Using Earth templates to hunt for life-supporting exoplanets

An artist’s impression of Kepler-62f, a large terrestrial exoplanet located about 1,200 light-years away that may host a pre-biotic environment similar to Earth’s in the distant past. Astronomers have developed templates modelling Earth’s spectral fingerprint at key points in the planet’s evolution to help in the search for similar exoplanets. Image: NASA Ames/JPL-Caltech

Astronomers at Cornell University have built spectral templates of Earth’s environment representing five key eras in the planet’s evolution to help in the search for Earth-like exoplanets using next-generation telescopes.

The research, carried out by Lisa Kaltenegger, associate professor of astronomy at Cornell and director of the Carl Sagan Institute, and doctoral students Jack Madden and Zifan Lin ’20, was published in Astrophysical Letters.

“These new generation of space- and ground-based telescopes coupled with our models will allow us to identify planets like our Earth out to about 50 to 100 light-years away,” said Kaltenegger.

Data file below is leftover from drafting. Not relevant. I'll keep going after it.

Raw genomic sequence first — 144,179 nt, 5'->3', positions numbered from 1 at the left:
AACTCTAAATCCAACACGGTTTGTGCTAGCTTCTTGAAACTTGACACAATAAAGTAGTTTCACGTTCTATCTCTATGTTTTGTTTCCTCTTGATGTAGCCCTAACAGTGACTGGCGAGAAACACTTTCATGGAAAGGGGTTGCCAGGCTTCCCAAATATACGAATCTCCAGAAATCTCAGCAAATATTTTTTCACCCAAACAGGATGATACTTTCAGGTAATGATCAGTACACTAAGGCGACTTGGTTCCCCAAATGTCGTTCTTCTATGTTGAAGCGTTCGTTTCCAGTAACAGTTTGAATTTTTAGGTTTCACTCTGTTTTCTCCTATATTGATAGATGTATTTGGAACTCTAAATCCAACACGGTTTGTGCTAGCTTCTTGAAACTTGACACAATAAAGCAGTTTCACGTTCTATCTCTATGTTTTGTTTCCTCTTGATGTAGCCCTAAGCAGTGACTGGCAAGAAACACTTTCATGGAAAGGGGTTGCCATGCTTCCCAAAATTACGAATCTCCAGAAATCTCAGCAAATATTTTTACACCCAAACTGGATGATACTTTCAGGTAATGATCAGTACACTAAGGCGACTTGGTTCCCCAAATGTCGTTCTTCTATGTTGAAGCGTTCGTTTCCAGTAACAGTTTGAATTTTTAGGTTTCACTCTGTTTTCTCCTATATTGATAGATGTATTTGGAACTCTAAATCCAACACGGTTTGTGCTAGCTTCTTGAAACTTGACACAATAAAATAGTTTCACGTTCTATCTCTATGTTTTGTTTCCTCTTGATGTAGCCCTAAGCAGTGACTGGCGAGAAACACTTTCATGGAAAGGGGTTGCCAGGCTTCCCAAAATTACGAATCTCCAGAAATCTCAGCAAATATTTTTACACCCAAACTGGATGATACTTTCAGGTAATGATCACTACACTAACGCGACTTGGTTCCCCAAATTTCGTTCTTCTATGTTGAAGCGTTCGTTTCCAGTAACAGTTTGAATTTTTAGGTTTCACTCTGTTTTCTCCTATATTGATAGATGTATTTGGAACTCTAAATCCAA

“Using our own Earth as the key, we modelled five distinct Earth epochs to provide a template for how we can characterise a potential exo-Earth, from a young, prebiotic Earth to our modern world. The models also allow us to explore at what point in Earth’s evolution a distant observer could identify life on the universe’s ‘pale blue dots’ and other worlds like them.”

The atmospheric models mirror Earth’s pre-biotic environment 3.9 billion years ago, an oxygen-free planet 3.5 billion years ago and three other models showing the rise of oxygen in the atmosphere from 0.2 percent to modern-day levels of 21 percent.

“Our Earth and the air we breathe have changed drastically since Earth formed 4.5 billions years ago,” Kaltenegger said, “and for the first time, this paper addresses how astronomers trying to find worlds like ours, could spot young to modern Earth-like planets in transit, using our own Earth’s history as a template.”

She said upcoming telescopes like the European Southern Observatory’s Extremely Large Telescope in Chile and NASA’s James Webb Space Telescope should be able to spectroscopically dissect the atmospheres of transiting exoplanets and, using the Earth templates, possibly discern the tell-tale signs of environments where life might be possible.